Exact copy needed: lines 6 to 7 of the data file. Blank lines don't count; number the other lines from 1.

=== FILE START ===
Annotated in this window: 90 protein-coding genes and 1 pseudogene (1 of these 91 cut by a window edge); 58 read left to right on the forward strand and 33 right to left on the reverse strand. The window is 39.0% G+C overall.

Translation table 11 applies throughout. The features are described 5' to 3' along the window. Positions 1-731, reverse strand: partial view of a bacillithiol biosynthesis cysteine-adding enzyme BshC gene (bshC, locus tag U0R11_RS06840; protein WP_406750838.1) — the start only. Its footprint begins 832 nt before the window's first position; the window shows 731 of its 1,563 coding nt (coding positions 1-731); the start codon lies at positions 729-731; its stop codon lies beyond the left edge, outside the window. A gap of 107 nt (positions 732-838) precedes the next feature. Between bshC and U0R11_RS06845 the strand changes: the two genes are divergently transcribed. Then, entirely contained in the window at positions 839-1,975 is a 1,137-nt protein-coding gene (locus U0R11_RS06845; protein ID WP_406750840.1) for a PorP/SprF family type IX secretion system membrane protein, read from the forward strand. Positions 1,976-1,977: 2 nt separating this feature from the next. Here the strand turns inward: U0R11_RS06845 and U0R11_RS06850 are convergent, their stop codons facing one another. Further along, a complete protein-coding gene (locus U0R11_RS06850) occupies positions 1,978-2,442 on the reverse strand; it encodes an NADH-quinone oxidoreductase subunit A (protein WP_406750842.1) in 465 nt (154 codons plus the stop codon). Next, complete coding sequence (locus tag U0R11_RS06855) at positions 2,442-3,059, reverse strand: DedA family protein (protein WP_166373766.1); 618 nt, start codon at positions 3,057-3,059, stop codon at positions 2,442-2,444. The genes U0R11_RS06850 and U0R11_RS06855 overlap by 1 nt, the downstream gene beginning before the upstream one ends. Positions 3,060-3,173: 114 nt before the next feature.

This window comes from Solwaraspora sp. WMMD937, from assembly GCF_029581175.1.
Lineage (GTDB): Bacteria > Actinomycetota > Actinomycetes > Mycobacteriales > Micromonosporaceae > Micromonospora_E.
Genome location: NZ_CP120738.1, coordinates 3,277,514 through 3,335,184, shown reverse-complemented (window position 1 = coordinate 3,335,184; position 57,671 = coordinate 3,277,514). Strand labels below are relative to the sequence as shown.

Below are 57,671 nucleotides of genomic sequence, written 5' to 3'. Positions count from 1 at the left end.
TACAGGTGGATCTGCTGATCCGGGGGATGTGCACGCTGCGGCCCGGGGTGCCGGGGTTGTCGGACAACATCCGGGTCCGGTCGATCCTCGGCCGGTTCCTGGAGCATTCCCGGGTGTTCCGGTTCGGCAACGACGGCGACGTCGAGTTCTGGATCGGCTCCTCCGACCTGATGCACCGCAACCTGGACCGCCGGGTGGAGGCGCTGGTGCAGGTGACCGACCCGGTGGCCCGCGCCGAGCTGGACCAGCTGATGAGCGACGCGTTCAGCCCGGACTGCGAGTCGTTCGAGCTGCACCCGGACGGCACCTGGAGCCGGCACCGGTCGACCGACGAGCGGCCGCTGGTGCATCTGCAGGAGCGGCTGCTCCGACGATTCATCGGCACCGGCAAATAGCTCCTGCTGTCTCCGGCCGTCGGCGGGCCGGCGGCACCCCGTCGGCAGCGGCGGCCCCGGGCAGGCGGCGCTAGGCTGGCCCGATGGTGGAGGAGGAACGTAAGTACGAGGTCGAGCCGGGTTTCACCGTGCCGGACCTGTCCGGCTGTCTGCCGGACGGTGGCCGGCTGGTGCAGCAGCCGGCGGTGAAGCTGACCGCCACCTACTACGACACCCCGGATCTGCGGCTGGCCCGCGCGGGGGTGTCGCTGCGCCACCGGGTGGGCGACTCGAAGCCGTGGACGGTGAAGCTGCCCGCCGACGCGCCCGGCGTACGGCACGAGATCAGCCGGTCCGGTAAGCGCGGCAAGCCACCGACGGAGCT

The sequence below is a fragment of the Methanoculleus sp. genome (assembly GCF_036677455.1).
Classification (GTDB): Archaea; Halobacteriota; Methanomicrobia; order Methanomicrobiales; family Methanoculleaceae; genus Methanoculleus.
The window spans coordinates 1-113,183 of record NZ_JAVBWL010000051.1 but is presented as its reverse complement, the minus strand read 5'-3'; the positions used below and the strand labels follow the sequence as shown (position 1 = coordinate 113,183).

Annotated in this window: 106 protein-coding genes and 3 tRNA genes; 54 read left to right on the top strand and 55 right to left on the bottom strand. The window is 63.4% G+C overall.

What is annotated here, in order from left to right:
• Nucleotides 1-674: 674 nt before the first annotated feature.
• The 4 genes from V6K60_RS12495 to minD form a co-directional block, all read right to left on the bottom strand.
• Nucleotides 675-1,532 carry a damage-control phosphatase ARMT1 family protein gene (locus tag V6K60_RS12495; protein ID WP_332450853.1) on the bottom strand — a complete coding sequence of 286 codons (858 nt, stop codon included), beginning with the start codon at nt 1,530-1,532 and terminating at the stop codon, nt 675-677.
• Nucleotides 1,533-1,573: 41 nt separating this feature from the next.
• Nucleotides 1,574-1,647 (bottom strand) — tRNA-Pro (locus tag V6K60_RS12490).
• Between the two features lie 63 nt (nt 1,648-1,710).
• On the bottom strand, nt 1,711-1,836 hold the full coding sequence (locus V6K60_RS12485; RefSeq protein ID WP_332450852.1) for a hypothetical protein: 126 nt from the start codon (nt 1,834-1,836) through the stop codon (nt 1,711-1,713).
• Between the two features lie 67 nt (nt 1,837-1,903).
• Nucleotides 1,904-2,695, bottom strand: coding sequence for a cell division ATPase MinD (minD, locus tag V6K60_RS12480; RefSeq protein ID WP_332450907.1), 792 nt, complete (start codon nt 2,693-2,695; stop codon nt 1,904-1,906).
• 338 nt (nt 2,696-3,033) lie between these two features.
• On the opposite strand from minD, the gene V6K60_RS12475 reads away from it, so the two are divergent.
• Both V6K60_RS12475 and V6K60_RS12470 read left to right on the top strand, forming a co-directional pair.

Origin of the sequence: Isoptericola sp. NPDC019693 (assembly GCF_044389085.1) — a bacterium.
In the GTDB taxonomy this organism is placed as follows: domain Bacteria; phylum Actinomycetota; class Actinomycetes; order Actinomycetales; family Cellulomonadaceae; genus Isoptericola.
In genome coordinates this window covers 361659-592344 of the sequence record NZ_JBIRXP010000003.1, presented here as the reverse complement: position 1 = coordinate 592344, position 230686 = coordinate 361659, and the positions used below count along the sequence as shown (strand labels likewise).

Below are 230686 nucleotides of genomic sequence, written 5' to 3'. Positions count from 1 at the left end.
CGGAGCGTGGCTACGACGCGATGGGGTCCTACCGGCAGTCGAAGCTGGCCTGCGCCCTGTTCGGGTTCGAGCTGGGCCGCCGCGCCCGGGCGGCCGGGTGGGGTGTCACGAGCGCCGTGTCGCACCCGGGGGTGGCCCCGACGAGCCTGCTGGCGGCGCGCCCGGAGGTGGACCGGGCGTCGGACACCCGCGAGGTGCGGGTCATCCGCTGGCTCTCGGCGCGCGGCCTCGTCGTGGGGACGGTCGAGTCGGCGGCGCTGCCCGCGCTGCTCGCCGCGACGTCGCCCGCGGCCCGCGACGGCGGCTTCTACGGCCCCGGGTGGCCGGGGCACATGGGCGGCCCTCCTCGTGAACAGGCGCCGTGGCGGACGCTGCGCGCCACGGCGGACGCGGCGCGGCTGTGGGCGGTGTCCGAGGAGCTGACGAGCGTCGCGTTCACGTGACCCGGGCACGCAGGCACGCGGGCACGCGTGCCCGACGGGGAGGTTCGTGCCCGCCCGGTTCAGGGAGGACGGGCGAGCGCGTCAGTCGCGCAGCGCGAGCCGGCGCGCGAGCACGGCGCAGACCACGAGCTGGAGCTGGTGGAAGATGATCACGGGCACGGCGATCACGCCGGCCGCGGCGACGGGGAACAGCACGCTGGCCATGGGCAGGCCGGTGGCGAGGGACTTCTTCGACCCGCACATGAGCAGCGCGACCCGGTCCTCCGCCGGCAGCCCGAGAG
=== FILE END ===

Below are 57,671 nucleotides of genomic sequence, written 5' to 3'. Positions count from 1 at the left end.
TACAGGTGGATCTGCTGATCCGGGGGATGTGCACGCTGCGGCCCGGGGTGCCGGGGTTGTCGGACAACATCCGGGTCCGGTCGATCCTCGGCCGGTTCCTGGAGCATTCCCGGGTGTTCCGGTTCGGCAACGACGGCGACGTCGAGTTCTGGATCGGCTCCTCCGACCTGATGCACCGCAACCTGGACCGCCGGGTGGAGGCGCTGGTGCAGGTGACCGACCCGGTGGCCCGCGCCGAGCTGGACCAGCTGATGAGCGACGCGTTCAGCCCGGACTGCGAGTCGTTCGAGCTGCACCCGGACGGCACCTGGAGCCGGCACCGGTCGACCGACGAGCGGCCGCTGGTGCATCTGCAGGAGCGGCTGCTCCGACGATTCATCGGCACCGGCAAATAGCTCCTGCTGTCTCCGGCCGTCGGCGGGCCGGCGGCACCCCGTCGGCAGCGGCGGCCCCGGGCAGGCGGCGCTAGGCTGGCCCGATGGTGGAGGAGGAACGTAAGTACGAGGTCGAGCCGGGTTTCACCGTGCCGGACCTGTCCGGCTGTCTGCCGGACGGTGGCCGGCTGGTGCAGCAGCCGGCGGTGAAGCTGACCGCCACCTACTACGACACCCCGGATCTGCGGCTGGCCCGCGCGGGGGTGTCGCTGCGCCACCGGGTGGGCGACTCGAAGCCGTGGACGGTGAAGCTGCCCGCCGACGCGCCCGGCGTACGGCACGAGATCAGCCGGTCCGGTAAGCGCGGCAAGCCACCGACGGAGCT